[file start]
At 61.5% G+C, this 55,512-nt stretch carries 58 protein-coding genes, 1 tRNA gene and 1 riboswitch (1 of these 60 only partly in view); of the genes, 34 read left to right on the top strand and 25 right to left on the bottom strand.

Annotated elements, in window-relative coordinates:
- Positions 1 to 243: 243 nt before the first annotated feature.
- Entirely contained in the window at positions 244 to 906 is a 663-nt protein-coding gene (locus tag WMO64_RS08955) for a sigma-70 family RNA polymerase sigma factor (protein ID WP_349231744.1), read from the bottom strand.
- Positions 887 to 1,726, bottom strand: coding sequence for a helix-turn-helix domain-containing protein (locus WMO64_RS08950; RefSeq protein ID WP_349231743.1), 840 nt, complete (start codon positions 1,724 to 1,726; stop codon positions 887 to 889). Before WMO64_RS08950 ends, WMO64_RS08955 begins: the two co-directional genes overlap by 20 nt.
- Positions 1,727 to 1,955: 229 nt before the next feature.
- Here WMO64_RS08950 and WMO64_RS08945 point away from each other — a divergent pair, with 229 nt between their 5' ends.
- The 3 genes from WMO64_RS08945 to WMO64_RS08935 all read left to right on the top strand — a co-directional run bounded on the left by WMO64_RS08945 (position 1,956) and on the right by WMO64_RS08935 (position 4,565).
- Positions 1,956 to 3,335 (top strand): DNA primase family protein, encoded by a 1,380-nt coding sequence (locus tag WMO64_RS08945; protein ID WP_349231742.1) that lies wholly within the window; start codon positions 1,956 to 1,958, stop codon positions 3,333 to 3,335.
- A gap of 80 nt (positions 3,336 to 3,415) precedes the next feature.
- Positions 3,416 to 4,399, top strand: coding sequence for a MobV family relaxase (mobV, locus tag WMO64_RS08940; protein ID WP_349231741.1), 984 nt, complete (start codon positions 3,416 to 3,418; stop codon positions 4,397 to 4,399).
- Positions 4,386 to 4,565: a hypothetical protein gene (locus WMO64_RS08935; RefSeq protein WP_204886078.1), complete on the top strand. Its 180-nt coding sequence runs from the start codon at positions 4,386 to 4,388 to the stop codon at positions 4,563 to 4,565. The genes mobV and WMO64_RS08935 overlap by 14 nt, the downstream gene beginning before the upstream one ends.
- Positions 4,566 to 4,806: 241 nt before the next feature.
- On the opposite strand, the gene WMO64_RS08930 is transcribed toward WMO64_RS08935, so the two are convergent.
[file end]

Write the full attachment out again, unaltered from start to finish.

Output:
At 61.5% G+C, this 55,512-nt stretch carries 58 protein-coding genes, 1 tRNA gene and 1 riboswitch (1 of these 60 only partly in view); of the genes, 34 read left to right on the top strand and 25 right to left on the bottom strand.

Annotated elements, in window-relative coordinates:
- Positions 1 to 243: 243 nt before the first annotated feature.
- Entirely contained in the window at positions 244 to 906 is a 663-nt protein-coding gene (locus tag WMO64_RS08955) for a sigma-70 family RNA polymerase sigma factor (protein ID WP_349231744.1), read from the bottom strand.
- Positions 887 to 1,726, bottom strand: coding sequence for a helix-turn-helix domain-containing protein (locus WMO64_RS08950; RefSeq protein ID WP_349231743.1), 840 nt, complete (start codon positions 1,724 to 1,726; stop codon positions 887 to 889). Before WMO64_RS08950 ends, WMO64_RS08955 begins: the two co-directional genes overlap by 20 nt.
- Positions 1,727 to 1,955: 229 nt before the next feature.
- Here WMO64_RS08950 and WMO64_RS08945 point away from each other — a divergent pair, with 229 nt between their 5' ends.
- The 3 genes from WMO64_RS08945 to WMO64_RS08935 all read left to right on the top strand — a co-directional run bounded on the left by WMO64_RS08945 (position 1,956) and on the right by WMO64_RS08935 (position 4,565).
- Positions 1,956 to 3,335 (top strand): DNA primase family protein, encoded by a 1,380-nt coding sequence (locus tag WMO64_RS08945; protein ID WP_349231742.1) that lies wholly within the window; start codon positions 1,956 to 1,958, stop codon positions 3,333 to 3,335.
- A gap of 80 nt (positions 3,336 to 3,415) precedes the next feature.
- Positions 3,416 to 4,399, top strand: coding sequence for a MobV family relaxase (mobV, locus tag WMO64_RS08940; protein ID WP_349231741.1), 984 nt, complete (start codon positions 3,416 to 3,418; stop codon positions 4,397 to 4,399).
- Positions 4,386 to 4,565: a hypothetical protein gene (locus WMO64_RS08935; RefSeq protein WP_204886078.1), complete on the top strand. Its 180-nt coding sequence runs from the start codon at positions 4,386 to 4,388 to the stop codon at positions 4,563 to 4,565. The genes mobV and WMO64_RS08935 overlap by 14 nt, the downstream gene beginning before the upstream one ends.
- Positions 4,566 to 4,806: 241 nt before the next feature.
- On the opposite strand, the gene WMO64_RS08930 is transcribed toward WMO64_RS08935, so the two are convergent.